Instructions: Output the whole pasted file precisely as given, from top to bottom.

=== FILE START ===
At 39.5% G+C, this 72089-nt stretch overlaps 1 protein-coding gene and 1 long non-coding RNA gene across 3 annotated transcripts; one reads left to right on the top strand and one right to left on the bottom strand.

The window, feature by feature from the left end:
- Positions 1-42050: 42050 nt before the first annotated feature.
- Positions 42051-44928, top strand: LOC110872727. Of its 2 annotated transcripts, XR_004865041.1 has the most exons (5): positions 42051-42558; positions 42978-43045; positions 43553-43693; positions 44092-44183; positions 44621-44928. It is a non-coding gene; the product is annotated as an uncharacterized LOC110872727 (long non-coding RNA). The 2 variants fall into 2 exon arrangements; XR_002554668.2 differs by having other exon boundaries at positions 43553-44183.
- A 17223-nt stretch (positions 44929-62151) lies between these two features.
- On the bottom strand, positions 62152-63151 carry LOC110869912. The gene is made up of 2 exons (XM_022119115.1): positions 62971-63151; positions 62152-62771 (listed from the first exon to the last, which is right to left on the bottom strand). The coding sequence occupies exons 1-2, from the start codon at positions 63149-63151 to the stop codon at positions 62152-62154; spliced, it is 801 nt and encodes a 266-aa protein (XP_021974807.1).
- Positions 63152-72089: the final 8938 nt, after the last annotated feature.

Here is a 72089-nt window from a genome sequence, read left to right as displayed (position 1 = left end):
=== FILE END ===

At 39.5% G+C, this 72089-nt stretch overlaps 1 protein-coding gene and 1 long non-coding RNA gene across 3 annotated transcripts; one reads left to right on the top strand and one right to left on the bottom strand.

The window, feature by feature from the left end:
- Positions 1-42050: 42050 nt before the first annotated feature.
- Positions 42051-44928, top strand: LOC110872727. Of its 2 annotated transcripts, XR_004865041.1 has the most exons (5): positions 42051-42558; positions 42978-43045; positions 43553-43693; positions 44092-44183; positions 44621-44928. It is a non-coding gene; the product is annotated as an uncharacterized LOC110872727 (long non-coding RNA). The 2 variants fall into 2 exon arrangements; XR_002554668.2 differs by having other exon boundaries at positions 43553-44183.
- A 17223-nt stretch (positions 44929-62151) lies between these two features.
- On the bottom strand, positions 62152-63151 carry LOC110869912. The gene is made up of 2 exons (XM_022119115.1): positions 62971-63151; positions 62152-62771 (listed from the first exon to the last, which is right to left on the bottom strand). The coding sequence occupies exons 1-2, from the start codon at positions 63149-63151 to the stop codon at positions 62152-62154; spliced, it is 801 nt and encodes a 266-aa protein (XP_021974807.1).
- Positions 63152-72089: the final 8938 nt, after the last annotated feature.

Here is a 72089-nt window from a genome sequence, read left to right as displayed (position 1 = left end):